Credit: Jason Merritt/Getty Images Photo: Adam Lambert at the Premiere of 17 AGAIN
It's not really news when American Idol winners sign with RCA-affiliated 19 Entertainment — it only makes sense that Idol-creator Simon Fuller would want a piece of the stars his show creates. Interestingly, no AI finalist has made it to runner-up status and not signed with RCA Records or one of its subsidiaries. Coincidence? We think not. But is this a part of their super-secretive contract dealings, or would the contestants  just be fools not to strike while their stars burn white hot? Perhaps the chance at $300,000 the contract promises upon delivery of a first album is too good to pass up.

Justin Guarini waited until October 2002 to sign with RCA — and look where that got him. In the following years, the runners-up began locking in their deals by June. This strategy has met with mixed success — earning millions of album sales for Clay Aiken and Adam Lambert while barely making a blip for Diana DeGarmo and Katherine McPhee. Depending upon the success of these Idol stars' first releases, RCA isn't shy about giving them the axe.

For some, parting company with a major label is a recipe for a refreshing change. Blake Lewis, perhaps one of Idol's most out-of-character finalists, told Crushable.com that switching from Arista to Tommy Boy Records was freeing, saying, "I got the record done, created it and then turned it in. With Clive Davis, there was too much meddling where he’d say things like 'I don't like this chorus' and we'd have to make changes. It's not like that now. I have my job and they have theirs." While this type of interference is not surprising from a major record label, what makes it noteworthy is that a singer-songwriter like Crystal Bowersox wouldn't find this tale cautionary.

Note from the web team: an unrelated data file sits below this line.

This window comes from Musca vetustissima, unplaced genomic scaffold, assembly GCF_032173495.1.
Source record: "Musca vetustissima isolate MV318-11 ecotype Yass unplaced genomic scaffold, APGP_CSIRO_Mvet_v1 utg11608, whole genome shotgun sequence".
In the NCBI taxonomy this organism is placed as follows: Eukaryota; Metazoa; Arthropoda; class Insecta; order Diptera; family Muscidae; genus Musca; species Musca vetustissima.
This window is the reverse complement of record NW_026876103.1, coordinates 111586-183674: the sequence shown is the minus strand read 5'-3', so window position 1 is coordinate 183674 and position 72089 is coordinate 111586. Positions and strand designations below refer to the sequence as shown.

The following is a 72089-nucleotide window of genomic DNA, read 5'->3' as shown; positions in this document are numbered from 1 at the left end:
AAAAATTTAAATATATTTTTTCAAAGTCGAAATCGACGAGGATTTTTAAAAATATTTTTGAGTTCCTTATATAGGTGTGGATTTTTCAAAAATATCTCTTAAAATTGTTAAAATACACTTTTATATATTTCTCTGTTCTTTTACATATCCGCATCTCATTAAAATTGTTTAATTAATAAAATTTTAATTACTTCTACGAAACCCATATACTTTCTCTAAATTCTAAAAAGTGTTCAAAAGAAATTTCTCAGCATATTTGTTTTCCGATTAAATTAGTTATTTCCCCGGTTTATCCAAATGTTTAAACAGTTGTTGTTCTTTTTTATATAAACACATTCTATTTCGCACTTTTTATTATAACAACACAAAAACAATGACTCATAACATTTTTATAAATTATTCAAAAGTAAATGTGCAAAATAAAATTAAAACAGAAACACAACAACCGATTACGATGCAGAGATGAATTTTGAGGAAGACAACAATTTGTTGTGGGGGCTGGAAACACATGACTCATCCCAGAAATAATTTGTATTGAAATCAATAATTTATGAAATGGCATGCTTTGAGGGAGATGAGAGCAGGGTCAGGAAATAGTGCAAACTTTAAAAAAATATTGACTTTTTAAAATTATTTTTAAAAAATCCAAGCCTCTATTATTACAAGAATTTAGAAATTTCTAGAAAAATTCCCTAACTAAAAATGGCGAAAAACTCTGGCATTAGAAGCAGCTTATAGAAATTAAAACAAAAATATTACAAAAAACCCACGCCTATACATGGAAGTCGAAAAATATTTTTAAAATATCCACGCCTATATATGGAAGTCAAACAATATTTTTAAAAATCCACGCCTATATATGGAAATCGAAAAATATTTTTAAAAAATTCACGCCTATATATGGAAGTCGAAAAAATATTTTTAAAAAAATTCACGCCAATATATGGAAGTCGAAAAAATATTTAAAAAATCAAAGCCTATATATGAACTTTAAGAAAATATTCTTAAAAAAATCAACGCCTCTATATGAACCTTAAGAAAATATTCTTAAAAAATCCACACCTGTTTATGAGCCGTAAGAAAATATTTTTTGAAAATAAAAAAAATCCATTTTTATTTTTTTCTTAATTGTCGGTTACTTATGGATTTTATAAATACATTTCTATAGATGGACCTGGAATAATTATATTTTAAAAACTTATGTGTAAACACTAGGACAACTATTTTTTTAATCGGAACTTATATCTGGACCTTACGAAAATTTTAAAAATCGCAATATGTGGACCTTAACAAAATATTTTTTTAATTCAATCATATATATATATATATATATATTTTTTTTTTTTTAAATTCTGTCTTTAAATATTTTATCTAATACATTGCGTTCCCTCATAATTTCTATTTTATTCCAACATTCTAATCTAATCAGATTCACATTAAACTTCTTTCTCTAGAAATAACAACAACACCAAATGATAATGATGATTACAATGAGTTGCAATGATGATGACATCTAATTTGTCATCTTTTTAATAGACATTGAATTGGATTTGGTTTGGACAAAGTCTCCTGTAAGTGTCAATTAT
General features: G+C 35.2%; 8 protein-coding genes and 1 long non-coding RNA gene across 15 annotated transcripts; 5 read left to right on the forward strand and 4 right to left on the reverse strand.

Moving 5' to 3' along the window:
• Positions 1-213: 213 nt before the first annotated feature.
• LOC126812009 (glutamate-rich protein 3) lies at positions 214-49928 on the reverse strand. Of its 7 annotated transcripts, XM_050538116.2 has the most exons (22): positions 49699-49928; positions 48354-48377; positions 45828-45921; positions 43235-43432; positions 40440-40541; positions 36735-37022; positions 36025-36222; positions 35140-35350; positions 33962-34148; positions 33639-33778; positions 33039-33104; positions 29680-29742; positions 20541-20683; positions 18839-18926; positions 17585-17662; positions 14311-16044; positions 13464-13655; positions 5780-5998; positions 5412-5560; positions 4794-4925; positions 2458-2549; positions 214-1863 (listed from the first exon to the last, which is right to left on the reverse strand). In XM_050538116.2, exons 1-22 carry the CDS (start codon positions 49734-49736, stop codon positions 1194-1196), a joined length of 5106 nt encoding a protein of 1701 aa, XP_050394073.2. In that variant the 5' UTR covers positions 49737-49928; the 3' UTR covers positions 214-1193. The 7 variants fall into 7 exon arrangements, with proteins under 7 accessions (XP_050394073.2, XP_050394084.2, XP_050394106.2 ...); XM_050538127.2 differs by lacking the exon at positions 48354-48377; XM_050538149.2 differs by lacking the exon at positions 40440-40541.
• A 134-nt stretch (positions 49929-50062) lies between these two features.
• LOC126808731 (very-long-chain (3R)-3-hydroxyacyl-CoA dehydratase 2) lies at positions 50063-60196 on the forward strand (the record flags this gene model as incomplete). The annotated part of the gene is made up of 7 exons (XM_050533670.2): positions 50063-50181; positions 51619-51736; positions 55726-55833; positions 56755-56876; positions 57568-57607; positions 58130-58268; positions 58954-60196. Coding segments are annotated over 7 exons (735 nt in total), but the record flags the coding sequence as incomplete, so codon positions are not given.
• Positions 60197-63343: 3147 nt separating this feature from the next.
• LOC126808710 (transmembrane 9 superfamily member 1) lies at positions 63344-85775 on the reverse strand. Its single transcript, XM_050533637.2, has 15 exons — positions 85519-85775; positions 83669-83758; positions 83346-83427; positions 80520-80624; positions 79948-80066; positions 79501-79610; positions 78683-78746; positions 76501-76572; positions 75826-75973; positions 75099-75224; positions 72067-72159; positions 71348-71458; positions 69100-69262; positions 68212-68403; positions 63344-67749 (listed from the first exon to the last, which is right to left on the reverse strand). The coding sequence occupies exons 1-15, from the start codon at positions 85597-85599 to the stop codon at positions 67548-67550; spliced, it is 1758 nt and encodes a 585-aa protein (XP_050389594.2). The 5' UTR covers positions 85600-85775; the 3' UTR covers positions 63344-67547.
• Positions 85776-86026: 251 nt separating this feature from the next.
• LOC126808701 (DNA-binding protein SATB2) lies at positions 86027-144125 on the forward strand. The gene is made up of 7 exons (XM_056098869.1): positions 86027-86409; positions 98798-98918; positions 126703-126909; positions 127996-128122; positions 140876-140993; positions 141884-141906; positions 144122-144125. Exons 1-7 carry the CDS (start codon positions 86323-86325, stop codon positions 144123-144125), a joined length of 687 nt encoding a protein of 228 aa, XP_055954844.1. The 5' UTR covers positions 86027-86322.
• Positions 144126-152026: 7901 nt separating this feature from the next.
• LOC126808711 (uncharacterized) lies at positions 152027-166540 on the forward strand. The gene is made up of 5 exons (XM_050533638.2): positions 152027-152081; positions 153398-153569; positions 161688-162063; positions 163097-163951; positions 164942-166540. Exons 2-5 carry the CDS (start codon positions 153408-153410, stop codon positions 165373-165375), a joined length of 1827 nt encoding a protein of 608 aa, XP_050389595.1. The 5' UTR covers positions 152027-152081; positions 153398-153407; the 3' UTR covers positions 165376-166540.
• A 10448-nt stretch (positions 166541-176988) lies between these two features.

Call it the Bowersox paradox, but Idol fans seemed drawn to the folky, folksy Ohio-native (though not enough to actually crown her the winner), and signing to a major label seems like a recipe for killing everything that made the coffee shop crooner unique. But if Idol owns its finalists' music for months or years after the show airs, would it be worthwhile to wait out the contract’s expiration to keep integrity intact? Apparently Crystal didn't take much time to consider these issues: She signed with Jive Records within 24 hours of being declared runner-up.

There have been points when her snap decision has caused her some stress. In September, Bowersox tweeted her frustration with the record executives: "We love exactly what you do. Now do it differently. We can't have an Indy type artist on a major label. Why the bleep not?" (We assume she meant indie as in independent and not as in Hoosier.) Another public kerfuffle stemmed from Crystal's insistance that "Farmer's Daughter," not "Hold On," be released as the single for debut album. The label finally relented to her wishes, which is probably a credit to the strength of Bowersox's star potential.

So if Bowersox was so quick on the record-deal making, why is it that other contestants have taken a month or so to sign on? And if one of the final two was intent on controlling their "sound," would it be possible for him or her to pull a Mario Vasquez and wriggle out of their contract?